Monthly Archives: June 2012
CSA stands for Community Supported Agriculture. It is a way for farmers to get enough money together to pay the upfront costs of planting and to share in the risks of farming with the community. The idea is that you buy a season’s share up front. Then every week during the farming season you get a box filled with fresh produce from the farm.
CSA’s vary a lot in cost and production. Some of the most convenient are highly production oriented. The produce is washed and prepped as though it was going to a coop. The boxes are consistent in their volume and the farm often includes a newsletter with ideas for using the crop. Some of the most fun are smaller farms just getting started with CSA. The produce comes straight from the field and needs cleaning up. The farms are often experimenting with crops so the variety and volume can be limited or overwhelming. The farms often include an offer to shareholders to come out and help with harvesting and packing the CSA boxes.
This year I have neither my own garden or a CSA. I didn’t think I could justify all that produce (even a half share) for just me. I also didn’t think (and I was definitely right about this) that I could manage a garden on my own this year. I really miss it. I miss opening the boxes and planning my meals around “this week’s harvest.” I miss the connection to the actual growing season, even the oddities of weather and pests.
It doesn’t help that my local farmers market closed. Not the big ones, there are plenty in the area. But one of my neighbors families had a farm and they would bring in produce and sell it down the block. They sold plants in the spring and produce through the summer. They are delightful people and did a really nice job with every day vegetables like beans and tomatoes and zucchini. Their corn on the cob was a treat I looked forward to every year. But we all age and they decided to retire and sell the farm.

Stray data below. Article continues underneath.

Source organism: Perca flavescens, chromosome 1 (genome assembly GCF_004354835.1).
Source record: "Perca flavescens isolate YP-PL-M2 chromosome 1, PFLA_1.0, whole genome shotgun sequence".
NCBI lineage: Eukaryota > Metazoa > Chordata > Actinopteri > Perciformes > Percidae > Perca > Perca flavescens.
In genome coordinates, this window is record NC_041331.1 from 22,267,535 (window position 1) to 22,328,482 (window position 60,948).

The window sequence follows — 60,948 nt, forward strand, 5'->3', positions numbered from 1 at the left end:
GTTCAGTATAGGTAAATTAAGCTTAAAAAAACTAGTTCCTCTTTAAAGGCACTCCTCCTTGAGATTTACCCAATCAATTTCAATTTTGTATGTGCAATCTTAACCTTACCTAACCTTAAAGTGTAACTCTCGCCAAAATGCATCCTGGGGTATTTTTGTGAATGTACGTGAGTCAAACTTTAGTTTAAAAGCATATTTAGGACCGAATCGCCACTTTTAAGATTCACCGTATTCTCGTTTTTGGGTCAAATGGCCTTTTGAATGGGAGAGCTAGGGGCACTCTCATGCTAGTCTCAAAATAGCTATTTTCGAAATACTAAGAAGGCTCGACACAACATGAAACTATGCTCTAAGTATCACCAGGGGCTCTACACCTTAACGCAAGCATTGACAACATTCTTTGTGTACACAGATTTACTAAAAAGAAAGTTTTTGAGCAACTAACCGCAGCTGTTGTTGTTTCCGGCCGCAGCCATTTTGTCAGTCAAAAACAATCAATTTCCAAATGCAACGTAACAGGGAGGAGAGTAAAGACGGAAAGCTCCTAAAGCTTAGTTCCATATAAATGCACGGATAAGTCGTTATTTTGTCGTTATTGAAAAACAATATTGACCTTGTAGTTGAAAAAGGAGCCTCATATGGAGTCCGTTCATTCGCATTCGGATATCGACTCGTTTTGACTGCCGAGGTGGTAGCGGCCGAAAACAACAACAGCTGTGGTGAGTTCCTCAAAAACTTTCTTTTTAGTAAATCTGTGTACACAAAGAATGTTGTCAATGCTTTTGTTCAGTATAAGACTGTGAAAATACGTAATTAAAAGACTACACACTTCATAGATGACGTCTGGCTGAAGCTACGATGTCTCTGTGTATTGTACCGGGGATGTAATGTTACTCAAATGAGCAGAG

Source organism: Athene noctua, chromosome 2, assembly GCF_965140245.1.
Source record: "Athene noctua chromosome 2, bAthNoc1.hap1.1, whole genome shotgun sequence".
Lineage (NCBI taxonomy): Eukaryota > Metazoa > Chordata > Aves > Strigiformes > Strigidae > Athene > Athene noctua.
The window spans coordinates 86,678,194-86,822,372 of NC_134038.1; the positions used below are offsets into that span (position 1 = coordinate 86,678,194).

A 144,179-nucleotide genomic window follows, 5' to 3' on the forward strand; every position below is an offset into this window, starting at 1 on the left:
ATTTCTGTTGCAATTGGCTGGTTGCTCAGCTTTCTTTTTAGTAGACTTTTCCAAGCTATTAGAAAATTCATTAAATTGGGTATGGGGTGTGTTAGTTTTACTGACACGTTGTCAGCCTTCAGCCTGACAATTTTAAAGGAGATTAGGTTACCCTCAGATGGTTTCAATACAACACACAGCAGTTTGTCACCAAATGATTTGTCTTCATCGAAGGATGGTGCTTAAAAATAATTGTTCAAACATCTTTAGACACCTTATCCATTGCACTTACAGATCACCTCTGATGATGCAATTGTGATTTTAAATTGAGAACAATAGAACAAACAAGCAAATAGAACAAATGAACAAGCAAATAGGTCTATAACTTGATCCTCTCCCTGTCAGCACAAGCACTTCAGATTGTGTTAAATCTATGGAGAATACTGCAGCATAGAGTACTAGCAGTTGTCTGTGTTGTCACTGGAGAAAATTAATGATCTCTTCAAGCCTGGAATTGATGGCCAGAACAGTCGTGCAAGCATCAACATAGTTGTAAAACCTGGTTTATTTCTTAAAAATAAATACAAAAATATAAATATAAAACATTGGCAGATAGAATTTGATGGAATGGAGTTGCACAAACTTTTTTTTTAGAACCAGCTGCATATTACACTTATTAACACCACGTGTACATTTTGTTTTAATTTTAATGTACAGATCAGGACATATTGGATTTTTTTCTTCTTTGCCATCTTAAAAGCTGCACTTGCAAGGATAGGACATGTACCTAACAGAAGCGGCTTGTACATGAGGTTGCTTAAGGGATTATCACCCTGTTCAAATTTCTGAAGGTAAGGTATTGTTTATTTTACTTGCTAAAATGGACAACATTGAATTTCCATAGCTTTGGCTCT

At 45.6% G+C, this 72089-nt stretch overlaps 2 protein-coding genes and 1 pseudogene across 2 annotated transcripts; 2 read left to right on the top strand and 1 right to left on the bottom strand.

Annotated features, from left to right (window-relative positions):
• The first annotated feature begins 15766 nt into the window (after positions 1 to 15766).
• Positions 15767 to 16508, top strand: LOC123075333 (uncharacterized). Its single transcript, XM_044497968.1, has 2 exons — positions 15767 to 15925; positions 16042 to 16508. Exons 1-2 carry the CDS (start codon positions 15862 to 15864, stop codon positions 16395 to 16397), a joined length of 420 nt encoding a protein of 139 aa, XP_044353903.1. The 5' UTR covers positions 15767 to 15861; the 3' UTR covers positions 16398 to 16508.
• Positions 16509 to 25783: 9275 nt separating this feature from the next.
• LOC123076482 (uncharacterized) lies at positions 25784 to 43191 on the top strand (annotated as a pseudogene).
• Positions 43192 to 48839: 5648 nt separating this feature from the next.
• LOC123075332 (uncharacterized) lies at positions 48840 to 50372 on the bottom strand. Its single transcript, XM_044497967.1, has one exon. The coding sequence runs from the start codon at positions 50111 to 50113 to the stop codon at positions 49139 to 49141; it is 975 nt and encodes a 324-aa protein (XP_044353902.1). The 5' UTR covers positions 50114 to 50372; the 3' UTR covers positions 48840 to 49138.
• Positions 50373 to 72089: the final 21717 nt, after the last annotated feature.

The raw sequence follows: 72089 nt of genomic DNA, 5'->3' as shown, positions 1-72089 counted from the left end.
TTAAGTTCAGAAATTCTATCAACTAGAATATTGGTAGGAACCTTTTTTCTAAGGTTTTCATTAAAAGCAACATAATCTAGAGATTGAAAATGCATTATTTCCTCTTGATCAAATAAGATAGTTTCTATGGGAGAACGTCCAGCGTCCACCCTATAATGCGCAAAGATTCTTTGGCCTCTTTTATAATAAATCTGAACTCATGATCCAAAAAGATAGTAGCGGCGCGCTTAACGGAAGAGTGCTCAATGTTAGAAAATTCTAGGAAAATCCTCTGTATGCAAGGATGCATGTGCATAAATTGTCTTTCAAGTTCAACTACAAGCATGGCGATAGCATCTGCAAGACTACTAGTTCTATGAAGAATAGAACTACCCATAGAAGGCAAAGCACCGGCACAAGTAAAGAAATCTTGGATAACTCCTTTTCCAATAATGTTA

Change is part of life and there are some things that require simple acceptance. This is one of them for me. It’s time to start really making an effort to get to the local farmers markets on the days they are open. It’s a summer for more visits to the coop. It’s the season for vegetables and I need to make sure I have them in the house since they’re not out in the yard.
It’s also time for me to start thinking about next year. I may just buy another CSA anyway. I can always invite people over for dinner. I could even learn to can! I know I’m spoiled, but I like my produce close at hand. I like having vegetables that are fresh and local and lovingly grown. I like trying new things and reading recipe ideas.
Sometimes the established CSA’s will start selling shares in the fall for next year. It never hurts to take a look at what’s available. Maybe you might try a CSA too. It’s a great way for urbanites to make a connection to the cycles of the growing season.
Four nights will quickly dream away the time;
And then the moon, like to a silver bow
New-bent in heaven, shall behold the night
Of our solemnities.
Wm Shakespeare “A Midsummer Night’s Dream”
The summer solstice will soon be upon us and it is also the week of the new moon. It seems fitting somehow to return to Shakespeare.
I’ve always found it odd that the solstice’s are “mid-summer and mid-winter” but that they also the official start of the season. It’s a confusion of science, climate, farming and mythology. Those of you who are out haying this week surely understand the feeling of the solstice being midsummer. Those of you with school aged children are just starting the season out and already counting the days until it’s back to school.